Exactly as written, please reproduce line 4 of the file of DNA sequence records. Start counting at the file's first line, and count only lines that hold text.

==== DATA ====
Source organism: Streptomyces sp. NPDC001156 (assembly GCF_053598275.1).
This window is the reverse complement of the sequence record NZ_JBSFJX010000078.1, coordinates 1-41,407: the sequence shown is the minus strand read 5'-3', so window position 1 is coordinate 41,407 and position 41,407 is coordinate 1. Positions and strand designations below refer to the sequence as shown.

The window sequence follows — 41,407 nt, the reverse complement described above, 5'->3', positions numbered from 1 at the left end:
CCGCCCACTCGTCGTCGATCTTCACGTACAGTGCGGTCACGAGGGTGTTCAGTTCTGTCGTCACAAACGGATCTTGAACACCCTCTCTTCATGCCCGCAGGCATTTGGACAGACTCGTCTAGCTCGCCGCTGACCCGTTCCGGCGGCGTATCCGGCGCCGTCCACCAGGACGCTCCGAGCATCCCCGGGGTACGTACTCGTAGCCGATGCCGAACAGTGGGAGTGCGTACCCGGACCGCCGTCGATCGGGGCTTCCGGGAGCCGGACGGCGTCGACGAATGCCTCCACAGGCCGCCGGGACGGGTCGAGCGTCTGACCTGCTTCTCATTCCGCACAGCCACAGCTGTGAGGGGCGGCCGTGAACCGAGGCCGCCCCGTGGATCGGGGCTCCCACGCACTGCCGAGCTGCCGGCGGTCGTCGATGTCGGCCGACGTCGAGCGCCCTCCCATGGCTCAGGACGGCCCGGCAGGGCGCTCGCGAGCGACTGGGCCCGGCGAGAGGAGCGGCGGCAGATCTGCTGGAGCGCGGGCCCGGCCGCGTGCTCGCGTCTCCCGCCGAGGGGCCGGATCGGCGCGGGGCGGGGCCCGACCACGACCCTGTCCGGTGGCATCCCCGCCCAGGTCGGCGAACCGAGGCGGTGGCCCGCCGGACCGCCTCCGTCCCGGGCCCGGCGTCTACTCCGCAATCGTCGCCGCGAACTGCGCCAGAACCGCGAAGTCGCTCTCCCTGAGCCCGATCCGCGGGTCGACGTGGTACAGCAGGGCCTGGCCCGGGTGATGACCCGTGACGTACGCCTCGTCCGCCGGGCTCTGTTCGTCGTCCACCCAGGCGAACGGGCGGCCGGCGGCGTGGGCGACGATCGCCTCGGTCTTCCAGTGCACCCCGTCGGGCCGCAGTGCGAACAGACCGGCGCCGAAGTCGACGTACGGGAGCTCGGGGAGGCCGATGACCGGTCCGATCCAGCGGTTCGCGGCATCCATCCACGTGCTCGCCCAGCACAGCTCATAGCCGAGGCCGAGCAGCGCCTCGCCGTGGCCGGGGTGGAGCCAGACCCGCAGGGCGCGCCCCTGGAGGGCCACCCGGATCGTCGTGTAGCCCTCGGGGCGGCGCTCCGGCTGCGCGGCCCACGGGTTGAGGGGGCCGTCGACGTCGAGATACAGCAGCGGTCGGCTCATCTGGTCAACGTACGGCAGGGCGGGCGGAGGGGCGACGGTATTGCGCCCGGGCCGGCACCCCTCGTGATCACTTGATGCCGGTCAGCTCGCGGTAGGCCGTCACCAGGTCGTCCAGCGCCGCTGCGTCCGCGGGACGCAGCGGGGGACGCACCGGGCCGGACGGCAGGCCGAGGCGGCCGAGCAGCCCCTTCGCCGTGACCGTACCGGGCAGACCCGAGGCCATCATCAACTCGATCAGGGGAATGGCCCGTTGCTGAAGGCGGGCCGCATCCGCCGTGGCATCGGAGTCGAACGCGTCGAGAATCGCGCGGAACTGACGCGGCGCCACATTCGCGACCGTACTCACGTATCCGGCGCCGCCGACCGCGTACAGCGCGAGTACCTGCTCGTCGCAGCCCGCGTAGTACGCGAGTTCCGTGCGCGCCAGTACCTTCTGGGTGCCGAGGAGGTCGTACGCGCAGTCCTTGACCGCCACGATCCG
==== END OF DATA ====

CCGCCCACTCGTCGTCGATCTTCACGTACAGTGCGGTCACGAGGGTGTTCAGTTCTGTCGTCACAAACGGATCTTGAACACCCTCTCTTCATGCCCGCAGGCATTTGGACAGACTCGTCTAGCTCGCCGCTGACCCGTTCCGGCGGCGTATCCGGCGCCGTCCACCAGGACGCTCCGAGCATCCCCGGGGTACGTACTCGTAGCCGATGCCGAACAGTGGGAGTGCGTACCCGGACCGCCGTCGATCGGGGCTTCCGGGAGCCGGACGGCGTCGACGAATGCCTCCACAGGCCGCCGGGACGGGTCGAGCGTCTGACCTGCTTCTCATTCCGCACAGCCACAGCTGTGAGGGGCGGCCGTGAACCGAGGCCGCCCCGTGGATCGGGGCTCCCACGCACTGCCGAGCTGCCGGCGGTCGTCGATGTCGGCCGACGTCGAGCGCCCTCCCATGGCTCAGGACGGCCCGGCAGGGCGCTCGCGAGCGACTGGGCCCGGCGAGAGGAGCGGCGGCAGATCTGCTGGAGCGCGGGCCCGGCCGCGTGCTCGCGTCTCCCGCCGAGGGGCCGGATCGGCGCGGGGCGGGGCCCGACCACGACCCTGTCCGGTGGCATCCCCGCCCAGGTCGGCGAACCGAGGCGGTGGCCCGCCGGACCGCCTCCGTCCCGGGCCCGGCGTCTACTCCGCAATCGTCGCCGCGAACTGCGCCAGAACCGCGAAGTCGCTCTCCCTGAGCCCGATCCGCGGGTCGACGTGGTACAGCAGGGCCTGGCCCGGGTGATGACCCGTGACGTACGCCTCGTCCGCCGGGCTCTGTTCGTCGTCCACCCAGGCGAACGGGCGGCCGGCGGCGTGGGCGACGATCGCCTCGGTCTTCCAGTGCACCCCGTCGGGCCGCAGTGCGAACAGACCGGCGCCGAAGTCGACGTACGGGAGCTCGGGGAGGCCGATGACCGGTCCGATCCAGCGGTTCGCGGCATCCATCCACGTGCTCGCCCAGCACAGCTCATAGCCGAGGCCGAGCAGCGCCTCGCCGTGGCCGGGGTGGAGCCAGACCCGCAGGGCGCGCCCCTGGAGGGCCACCCGGATCGTCGTGTAGCCCTCGGGGCGGCGCTCCGGCTGCGCGGCCCACGGGTTGAGGGGGCCGTCGACGTCGAGATACAGCAGCGGTCGGCTCATCTGGTCAACGTACGGCAGGGCGGGCGGAGGGGCGACGGTATTGCGCCCGGGCCGGCACCCCTCGTGATCACTTGATGCCGGTCAGCTCGCGGTAGGCCGTCACCAGGTCGTCCAGCGCCGCTGCGTCCGCGGGACGCAGCGGGGGACGCACCGGGCCGGACGGCAGGCCGAGGCGGCCGAGCAGCCCCTTCGCCGTGACCGTACCGGGCAGACCCGAGGCCATCATCAACTCGATCAGGGGAATGGCCCGTTGCTGAAGGCGGGCCGCATCCGCCGTGGCATCGGAGTCGAACGCGTCGAGAATCGCGCGGAACTGACGCGGCGCCACATTCGCGACCGTACTCACGTATCCGGCGCCGCCGACCGCGTACAGCGCGAGTACCTGCTCGTCGCAGCCCGCGTAGTACGCGAGTTCCGTGCGCGCCAGTACCTTCTGGGTGCCGAGGAGGTCGTACGCGCAGTCCTTGACCGCCACGATCCG